ltext: Parameterized file evaluator

[ bsd3, library, program, text ] [ Propose Tags ]

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Versions [faq],,,,, 0.0.1,,, 0.0.2,, 0.1.0, 0.1.1, 0.1.2,,, 0.1.3 (info)
Dependencies attoparsec, base (>=4.11 && <5), directory, exceptions, extra, ltext, mtl, optparse-applicative, pretty, QuickCheck, quickcheck-combinators (>=0.0.5), quickcheck-instances, text, transformers, unordered-containers [details]
License BSD-3-Clause
Copyright 2018 (c) Local Cooking Inc.
Author Athan Clark
Category Text
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Source repo head: git clone
Uploaded by athanclark at Sat Nov 3 06:53:36 UTC 2018
Distributions NixOS:0.1.3
Executables ltext
Downloads 4001 total (207 in the last 30 days)
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Status Hackage Matrix CI
Docs available [build log]
Last success reported on 2018-11-03 [all 1 reports]


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Maintainer's Corner

For package maintainers and hackage trustees

Readme for ltext-0.1.3

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General-Purpose Templating Utility


λtext turns text files into higher-order functions, featuring a Hindley-Milner / prenex polymorphic type system. See the page.


$> git clone
$> cd ltext
$> stack install ltext

This should install in one pass; all the non-stackage dependencies are included in stack.yaml.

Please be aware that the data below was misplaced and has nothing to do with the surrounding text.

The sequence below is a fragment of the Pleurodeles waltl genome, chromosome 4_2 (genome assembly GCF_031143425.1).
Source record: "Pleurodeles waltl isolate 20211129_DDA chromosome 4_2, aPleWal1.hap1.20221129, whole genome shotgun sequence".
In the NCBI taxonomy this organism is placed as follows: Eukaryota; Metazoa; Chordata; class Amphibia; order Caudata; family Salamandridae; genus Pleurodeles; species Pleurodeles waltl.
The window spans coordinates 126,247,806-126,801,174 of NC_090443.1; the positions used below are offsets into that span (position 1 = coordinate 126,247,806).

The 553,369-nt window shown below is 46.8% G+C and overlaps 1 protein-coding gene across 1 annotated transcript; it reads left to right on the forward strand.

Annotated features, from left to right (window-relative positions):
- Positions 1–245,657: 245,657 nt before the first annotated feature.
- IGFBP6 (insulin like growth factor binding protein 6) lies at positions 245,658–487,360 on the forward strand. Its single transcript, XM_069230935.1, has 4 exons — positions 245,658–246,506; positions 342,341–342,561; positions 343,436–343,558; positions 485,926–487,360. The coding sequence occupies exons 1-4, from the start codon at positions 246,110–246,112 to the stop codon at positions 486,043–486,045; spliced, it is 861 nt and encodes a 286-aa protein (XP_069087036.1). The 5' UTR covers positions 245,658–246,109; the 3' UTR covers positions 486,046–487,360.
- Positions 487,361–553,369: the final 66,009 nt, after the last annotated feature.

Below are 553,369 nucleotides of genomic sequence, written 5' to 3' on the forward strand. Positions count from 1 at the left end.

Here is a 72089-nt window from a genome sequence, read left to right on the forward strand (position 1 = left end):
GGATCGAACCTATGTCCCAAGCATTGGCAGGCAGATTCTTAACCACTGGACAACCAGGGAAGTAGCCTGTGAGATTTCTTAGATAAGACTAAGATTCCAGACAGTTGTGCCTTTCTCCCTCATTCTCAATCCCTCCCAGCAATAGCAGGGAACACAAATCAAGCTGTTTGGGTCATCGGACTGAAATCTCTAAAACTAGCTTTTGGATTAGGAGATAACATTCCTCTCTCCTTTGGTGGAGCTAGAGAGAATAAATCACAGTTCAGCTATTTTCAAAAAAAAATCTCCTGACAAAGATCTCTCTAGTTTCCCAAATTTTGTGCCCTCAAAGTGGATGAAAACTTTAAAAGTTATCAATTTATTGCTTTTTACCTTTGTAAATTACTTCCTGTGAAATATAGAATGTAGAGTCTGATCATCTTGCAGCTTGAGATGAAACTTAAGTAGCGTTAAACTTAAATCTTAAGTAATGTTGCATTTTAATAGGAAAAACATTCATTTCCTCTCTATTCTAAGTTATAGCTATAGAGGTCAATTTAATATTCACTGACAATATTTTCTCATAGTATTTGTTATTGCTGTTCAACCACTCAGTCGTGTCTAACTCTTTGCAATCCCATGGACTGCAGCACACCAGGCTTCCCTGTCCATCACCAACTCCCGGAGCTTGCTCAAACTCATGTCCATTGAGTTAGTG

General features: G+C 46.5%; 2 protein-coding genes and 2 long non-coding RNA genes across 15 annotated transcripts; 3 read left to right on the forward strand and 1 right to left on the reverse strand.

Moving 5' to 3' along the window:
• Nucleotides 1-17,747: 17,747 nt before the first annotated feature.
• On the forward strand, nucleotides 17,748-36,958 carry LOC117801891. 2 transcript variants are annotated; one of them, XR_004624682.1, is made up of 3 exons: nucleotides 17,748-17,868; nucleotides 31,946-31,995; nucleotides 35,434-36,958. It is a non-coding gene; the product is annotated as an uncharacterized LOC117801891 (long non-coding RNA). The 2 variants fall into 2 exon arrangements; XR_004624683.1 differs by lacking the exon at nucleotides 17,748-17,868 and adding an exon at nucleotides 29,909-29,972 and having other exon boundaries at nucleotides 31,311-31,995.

$> ltext --help

λtext - parameterized file evaluator

Usage: ltext EXPRESSION [--version] [-t|--type] [-v|--verbose] [-r|--raw FILE]
             [--left LEFT] [--right RIGHT]
  Evaluate EXPRESSION and send the substitution to stdout. See for more details.

Available options:
  -h,--help                Show this help text
  --version                Print the version number
  -t,--type                Perform type inference on an expression
  -v,--verbose             Be verbose, sending info through stderr
  -r,--raw FILE            Treat these files as plaintext without an arity
  --left LEFT              The left delimiter to use for rendering partially
                           applied files
  --right RIGHT            The right delimiter to use for rendering partially
                           applied files

$> ltext --type "\a -> a"

a0 -> a0

How It Works

From λtext's point of view, any text file can be a template (given that it's utf-8 encoded). Just declare parameters in the first line of your files (usually in a different syntax than the file's native tongue, via comments or obscure delimiters), then use those variables somewhere in the content. With the ltext command you can then apply the function-y files to each other.


There will be two primary uses of the ltext command - evaluating template expressions, and querying for the type signature of a template/expression.

Type Queries

Just like the :t command in GHCi, you can find out the type of a template or expression with -t.

Expression Evaluation

All files have closed scope, meaning they only have access to the variables declared in the file. For instance:

{{ foo }}


Will only have access to the variable foo, while using the delimiters {{ and }} to escape your expression.

Variable Recognition

When we use a parameter in a file, we need it to be easily recognized by a parser; a different syntax than to the language you're working with.

The first line in a file will be parsed to see if it qualifies as a lambda header. If you don't want a file have recognized arity, just invoke ltext with the --raw argument listing the file:

$> ltext "foo bar" --raw "bar"


All credits go to Martin Grabmueller's AlgorithmW package for the type inference algorithm used in λtext.